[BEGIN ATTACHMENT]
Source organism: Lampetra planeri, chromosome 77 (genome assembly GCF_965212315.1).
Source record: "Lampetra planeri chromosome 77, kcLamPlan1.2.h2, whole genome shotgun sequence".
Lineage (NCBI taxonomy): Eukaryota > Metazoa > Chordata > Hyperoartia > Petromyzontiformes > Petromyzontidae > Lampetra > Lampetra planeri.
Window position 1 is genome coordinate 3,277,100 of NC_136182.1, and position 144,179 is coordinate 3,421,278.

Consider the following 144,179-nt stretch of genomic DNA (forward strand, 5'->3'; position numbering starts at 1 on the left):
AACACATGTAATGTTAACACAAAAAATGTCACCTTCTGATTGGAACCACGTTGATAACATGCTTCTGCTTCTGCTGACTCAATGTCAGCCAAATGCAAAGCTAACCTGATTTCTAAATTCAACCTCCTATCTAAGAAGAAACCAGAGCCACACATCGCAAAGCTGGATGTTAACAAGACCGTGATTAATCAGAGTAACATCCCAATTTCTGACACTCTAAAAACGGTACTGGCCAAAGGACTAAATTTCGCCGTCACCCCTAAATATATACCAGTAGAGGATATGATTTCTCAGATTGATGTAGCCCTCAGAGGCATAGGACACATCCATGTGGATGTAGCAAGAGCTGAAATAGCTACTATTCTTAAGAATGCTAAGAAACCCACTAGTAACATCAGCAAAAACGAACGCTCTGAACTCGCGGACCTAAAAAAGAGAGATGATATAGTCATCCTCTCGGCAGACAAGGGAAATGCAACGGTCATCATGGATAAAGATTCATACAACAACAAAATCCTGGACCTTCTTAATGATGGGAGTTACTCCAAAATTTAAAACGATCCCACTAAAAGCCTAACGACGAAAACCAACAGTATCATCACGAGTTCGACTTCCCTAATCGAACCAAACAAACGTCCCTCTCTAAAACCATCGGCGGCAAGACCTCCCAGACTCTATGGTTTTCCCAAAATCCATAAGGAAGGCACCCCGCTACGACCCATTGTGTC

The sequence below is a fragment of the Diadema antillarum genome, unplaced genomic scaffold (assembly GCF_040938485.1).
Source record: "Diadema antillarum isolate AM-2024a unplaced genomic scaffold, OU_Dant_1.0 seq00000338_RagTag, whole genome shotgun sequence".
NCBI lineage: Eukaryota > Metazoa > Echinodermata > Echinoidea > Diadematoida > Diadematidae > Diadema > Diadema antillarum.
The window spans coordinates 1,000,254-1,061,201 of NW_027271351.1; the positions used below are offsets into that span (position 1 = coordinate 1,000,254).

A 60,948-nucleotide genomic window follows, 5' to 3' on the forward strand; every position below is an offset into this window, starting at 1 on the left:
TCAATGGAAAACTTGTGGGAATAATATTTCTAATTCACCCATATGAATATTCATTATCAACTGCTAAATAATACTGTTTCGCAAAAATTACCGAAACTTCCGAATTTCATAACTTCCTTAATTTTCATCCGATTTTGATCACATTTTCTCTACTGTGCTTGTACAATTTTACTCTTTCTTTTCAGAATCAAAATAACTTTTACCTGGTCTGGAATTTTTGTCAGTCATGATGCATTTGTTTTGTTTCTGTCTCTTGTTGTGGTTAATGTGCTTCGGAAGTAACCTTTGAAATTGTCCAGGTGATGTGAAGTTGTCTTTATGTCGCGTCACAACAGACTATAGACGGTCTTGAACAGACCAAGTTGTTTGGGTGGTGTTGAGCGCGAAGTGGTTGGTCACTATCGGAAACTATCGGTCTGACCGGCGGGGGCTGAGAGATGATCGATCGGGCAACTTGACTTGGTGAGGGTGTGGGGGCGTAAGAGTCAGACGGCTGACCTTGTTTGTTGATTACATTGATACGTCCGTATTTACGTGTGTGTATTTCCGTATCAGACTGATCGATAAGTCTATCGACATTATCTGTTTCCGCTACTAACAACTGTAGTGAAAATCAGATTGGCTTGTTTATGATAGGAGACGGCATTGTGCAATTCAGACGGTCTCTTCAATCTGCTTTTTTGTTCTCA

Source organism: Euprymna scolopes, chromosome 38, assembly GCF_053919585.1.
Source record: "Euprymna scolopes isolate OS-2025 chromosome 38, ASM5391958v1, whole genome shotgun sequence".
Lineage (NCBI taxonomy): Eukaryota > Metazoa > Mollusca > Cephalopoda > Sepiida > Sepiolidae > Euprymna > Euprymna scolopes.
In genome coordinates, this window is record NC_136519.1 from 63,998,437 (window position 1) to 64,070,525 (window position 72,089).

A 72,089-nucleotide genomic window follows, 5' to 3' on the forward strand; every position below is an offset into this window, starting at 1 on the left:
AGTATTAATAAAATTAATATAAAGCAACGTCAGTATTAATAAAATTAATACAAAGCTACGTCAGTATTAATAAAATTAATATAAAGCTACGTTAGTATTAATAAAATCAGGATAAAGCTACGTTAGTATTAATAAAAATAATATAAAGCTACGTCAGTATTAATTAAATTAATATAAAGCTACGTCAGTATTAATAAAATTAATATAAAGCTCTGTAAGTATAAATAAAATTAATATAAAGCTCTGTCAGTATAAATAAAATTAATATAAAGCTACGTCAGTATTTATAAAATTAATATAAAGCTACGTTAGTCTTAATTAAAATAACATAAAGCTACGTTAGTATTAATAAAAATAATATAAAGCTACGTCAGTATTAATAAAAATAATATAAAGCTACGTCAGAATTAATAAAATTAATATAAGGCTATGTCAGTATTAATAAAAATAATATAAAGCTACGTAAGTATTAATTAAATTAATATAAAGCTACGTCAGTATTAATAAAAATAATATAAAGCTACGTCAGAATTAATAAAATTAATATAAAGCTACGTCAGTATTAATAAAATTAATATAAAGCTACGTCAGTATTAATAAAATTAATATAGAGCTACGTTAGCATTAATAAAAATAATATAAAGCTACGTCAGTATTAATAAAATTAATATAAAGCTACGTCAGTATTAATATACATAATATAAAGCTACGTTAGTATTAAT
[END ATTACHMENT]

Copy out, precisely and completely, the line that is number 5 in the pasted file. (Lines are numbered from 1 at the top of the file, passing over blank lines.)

Consider the following 144,179-nt stretch of genomic DNA (forward strand, 5'->3'; position numbering starts at 1 on the left):